“The Future of the Professional Photographer”
Author: Tiffany Roweth
Fact: More than 28% of people own a Digital SLR camera (survey of 2,245 people)
Fact: 25% of people have said that their phone’s camera is their primary camera because they don’t see the need to carry around an additional device. (Survey of 566 people)
Fact: According to web photo sharing giant Flickr’s data, the iPhone 4 is more popular than both point and shoot and SLR cameras on their site.
Fact: Growth in the market size is down -1.1%
The definition of ‘Professional Photographic Services’ compiled from several resources – is providing still, video photography services, including the video taping of events such as weddings. It can also include the editing and printing of images. Products and services include but are not exclusive to: weddings, advertising/fashion, school and graduation, portrait, commercial and industrial photography.
The landscape of the Professional Photography industry has been changing, partially due to the widespread adoption of digital SLR cameras by consumers and amateur photographers. The demand for industry service has also been affected by the trends in the general economy and the capacity of households and businesses to purchase photography services.
Many are starting to wonder, ‘What is the future of the professional photographer?
In the mid-19th century when photography was starting to come to life, the world was left wondering if painting was going to end, and now we know that that’s not the case at all. So I don’t see any reason why photography should end as an art or a profession.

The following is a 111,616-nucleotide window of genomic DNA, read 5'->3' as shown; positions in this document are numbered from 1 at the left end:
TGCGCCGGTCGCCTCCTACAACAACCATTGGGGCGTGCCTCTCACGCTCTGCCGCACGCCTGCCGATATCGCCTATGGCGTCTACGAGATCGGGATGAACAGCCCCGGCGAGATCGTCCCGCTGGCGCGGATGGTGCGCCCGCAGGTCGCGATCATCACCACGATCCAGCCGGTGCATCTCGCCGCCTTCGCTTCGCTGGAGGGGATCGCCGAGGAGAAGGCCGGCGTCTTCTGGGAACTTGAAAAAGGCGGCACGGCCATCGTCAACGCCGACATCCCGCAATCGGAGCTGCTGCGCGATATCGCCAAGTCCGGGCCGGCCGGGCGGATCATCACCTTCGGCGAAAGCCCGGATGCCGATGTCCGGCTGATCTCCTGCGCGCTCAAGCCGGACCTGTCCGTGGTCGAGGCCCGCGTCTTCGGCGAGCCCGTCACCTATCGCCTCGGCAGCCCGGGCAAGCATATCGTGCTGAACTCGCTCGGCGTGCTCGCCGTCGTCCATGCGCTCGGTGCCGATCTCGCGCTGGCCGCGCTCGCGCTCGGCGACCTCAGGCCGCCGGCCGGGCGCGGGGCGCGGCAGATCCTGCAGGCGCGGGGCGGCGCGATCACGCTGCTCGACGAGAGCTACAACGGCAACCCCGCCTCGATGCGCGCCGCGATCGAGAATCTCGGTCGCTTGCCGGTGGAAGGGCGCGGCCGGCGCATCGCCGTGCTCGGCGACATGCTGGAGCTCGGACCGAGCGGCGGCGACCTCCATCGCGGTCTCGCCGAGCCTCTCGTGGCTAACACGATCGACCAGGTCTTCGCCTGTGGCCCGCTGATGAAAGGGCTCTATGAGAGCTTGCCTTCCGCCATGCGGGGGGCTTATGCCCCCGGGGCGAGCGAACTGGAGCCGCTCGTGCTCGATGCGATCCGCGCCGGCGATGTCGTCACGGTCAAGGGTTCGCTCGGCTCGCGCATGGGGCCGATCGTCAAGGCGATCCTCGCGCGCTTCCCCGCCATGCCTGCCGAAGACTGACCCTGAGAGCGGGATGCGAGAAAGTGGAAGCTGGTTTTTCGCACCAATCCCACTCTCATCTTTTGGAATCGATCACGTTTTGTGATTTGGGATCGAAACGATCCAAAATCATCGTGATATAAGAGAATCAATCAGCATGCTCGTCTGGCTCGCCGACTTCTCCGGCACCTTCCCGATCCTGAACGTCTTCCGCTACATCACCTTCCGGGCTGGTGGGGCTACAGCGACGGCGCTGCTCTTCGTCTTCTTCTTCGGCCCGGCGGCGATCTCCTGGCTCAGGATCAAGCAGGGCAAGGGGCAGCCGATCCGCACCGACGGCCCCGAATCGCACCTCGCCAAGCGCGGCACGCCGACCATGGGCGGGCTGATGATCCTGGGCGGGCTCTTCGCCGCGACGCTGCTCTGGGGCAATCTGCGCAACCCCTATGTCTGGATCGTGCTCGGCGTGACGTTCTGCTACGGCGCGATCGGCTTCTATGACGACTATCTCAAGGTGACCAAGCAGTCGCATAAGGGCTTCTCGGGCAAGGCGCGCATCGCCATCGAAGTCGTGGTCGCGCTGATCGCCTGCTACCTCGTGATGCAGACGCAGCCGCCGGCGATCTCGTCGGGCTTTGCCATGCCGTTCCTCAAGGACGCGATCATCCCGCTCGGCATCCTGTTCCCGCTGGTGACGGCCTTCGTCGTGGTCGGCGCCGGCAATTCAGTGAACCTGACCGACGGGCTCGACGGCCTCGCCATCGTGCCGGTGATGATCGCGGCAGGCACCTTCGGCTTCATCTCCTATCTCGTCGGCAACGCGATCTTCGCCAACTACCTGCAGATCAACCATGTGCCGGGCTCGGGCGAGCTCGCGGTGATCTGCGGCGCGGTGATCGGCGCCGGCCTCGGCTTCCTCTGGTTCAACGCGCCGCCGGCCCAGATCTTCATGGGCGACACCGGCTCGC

It is very difficult to predict what is going to come next, how seriously should we be taking this? I see people using iPhone’s for photography as tragic for the industry, while they are good for snapping things when you don’t have a camera on you, I don’t think they should be relied on as ones main camera.
Photography has indeed drastically changed since it began, (but everything changes in life), it’s not giving any signs of weakening, if we considered how wealthy the photography industry is, not talking about the media- newspapers and magazines, but rather about the millions of competitions, awards, grants, festivals, exhibitions etc. that we see growing year after year (Average salary for a photographer: $52,000 P/A * Wages will vary according to level of skill, experience and employer)
What has already changed though is WHO does photography and with WHAT and HOW photos are shared. I think it will always remain a medium and although consumer patterns may change. Images/photographs are still as important as they ever were, if not more.
The future of photography? Just about everyone is or thinks he/she is a photographer.
Photography is what you want to make it. Never has there been a bigger demand for images, nor a bigger supply. It is a buyers’ market its future is more or less in the hands of the consumer.
Photos really do say a thousand words; images have been surveyed as the most engaging post type on Facebook. Over 5000 brand pages 93% of interaction was on photos. The layout of websites particular Facebook has been changing to support more visual content. In March, the social network went as far as calling it “the best personalized newspaper in the world” it provides a space for strong visual storytelling.
The future of photography is in the thrill of capturing what you think you saw, grabbing a piece of time, in a few cases having very happy clients, but mostly it is personal and the ability to have how you see things, viewed by many.